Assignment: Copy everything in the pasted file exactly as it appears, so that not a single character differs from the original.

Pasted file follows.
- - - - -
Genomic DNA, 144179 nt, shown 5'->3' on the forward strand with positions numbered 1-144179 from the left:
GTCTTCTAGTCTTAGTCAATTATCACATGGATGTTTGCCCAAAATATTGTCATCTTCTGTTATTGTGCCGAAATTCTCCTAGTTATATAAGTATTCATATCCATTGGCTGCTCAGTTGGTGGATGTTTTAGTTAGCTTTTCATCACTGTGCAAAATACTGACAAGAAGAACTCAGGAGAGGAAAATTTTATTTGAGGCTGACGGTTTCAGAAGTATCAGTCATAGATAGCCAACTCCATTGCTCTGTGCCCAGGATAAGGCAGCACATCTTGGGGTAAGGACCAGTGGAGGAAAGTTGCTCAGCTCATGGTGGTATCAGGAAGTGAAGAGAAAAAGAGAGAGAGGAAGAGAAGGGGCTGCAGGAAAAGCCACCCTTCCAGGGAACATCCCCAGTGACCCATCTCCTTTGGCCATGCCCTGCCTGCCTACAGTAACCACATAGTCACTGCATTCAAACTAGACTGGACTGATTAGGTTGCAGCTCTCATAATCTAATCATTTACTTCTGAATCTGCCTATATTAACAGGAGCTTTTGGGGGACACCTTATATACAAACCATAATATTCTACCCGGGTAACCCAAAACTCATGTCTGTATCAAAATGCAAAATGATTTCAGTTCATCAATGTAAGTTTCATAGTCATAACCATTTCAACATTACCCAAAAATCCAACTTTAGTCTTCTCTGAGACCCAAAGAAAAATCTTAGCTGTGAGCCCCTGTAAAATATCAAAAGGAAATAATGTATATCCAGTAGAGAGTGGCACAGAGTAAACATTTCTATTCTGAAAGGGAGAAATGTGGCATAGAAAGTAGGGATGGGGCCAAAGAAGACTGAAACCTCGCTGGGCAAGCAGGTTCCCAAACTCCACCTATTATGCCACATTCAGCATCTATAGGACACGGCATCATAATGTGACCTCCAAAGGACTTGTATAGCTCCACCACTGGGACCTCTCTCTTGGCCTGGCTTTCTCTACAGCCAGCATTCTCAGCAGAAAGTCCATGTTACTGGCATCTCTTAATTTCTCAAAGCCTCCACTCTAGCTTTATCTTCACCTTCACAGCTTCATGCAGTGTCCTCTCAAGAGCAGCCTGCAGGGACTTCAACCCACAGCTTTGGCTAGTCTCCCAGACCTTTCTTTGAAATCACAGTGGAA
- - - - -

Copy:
Genomic DNA, 144179 nt, shown 5'->3' on the forward strand with positions numbered 1-144179 from the left:
GTCTTCTAGTCTTAGTCAATTATCACATGGATGTTTGCCCAAAATATTGTCATCTTCTGTTATTGTGCCGAAATTCTCCTAGTTATATAAGTATTCATATCCATTGGCTGCTCAGTTGGTGGATGTTTTAGTTAGCTTTTCATCACTGTGCAAAATACTGACAAGAAGAACTCAGGAGAGGAAAATTTTATTTGAGGCTGACGGTTTCAGAAGTATCAGTCATAGATAGCCAACTCCATTGCTCTGTGCCCAGGATAAGGCAGCACATCTTGGGGTAAGGACCAGTGGAGGAAAGTTGCTCAGCTCATGGTGGTATCAGGAAGTGAAGAGAAAAAGAGAGAGAGGAAGAGAAGGGGCTGCAGGAAAAGCCACCCTTCCAGGGAACATCCCCAGTGACCCATCTCCTTTGGCCATGCCCTGCCTGCCTACAGTAACCACATAGTCACTGCATTCAAACTAGACTGGACTGATTAGGTTGCAGCTCTCATAATCTAATCATTTACTTCTGAATCTGCCTATATTAACAGGAGCTTTTGGGGGACACCTTATATACAAACCATAATATTCTACCCGGGTAACCCAAAACTCATGTCTGTATCAAAATGCAAAATGATTTCAGTTCATCAATGTAAGTTTCATAGTCATAACCATTTCAACATTACCCAAAAATCCAACTTTAGTCTTCTCTGAGACCCAAAGAAAAATCTTAGCTGTGAGCCCCTGTAAAATATCAAAAGGAAATAATGTATATCCAGTAGAGAGTGGCACAGAGTAAACATTTCTATTCTGAAAGGGAGAAATGTGGCATAGAAAGTAGGGATGGGGCCAAAGAAGACTGAAACCTCGCTGGGCAAGCAGGTTCCCAAACTCCACCTATTATGCCACATTCAGCATCTATAGGACACGGCATCATAATGTGACCTCCAAAGGACTTGTATAGCTCCACCACTGGGACCTCTCTCTTGGCCTGGCTTTCTCTACAGCCAGCATTCTCAGCAGAAAGTCCATGTTACTGGCATCTCTTAATTTCTCAAAGCCTCCACTCTAGCTTTATCTTCACCTTCACAGCTTCATGCAGTGTCCTCTCAAGAGCAGCCTGCAGGGACTTCAACCCACAGCTTTGGCTAGTCTCCCAGACCTTTCTTTGAAATCACAGTGGAA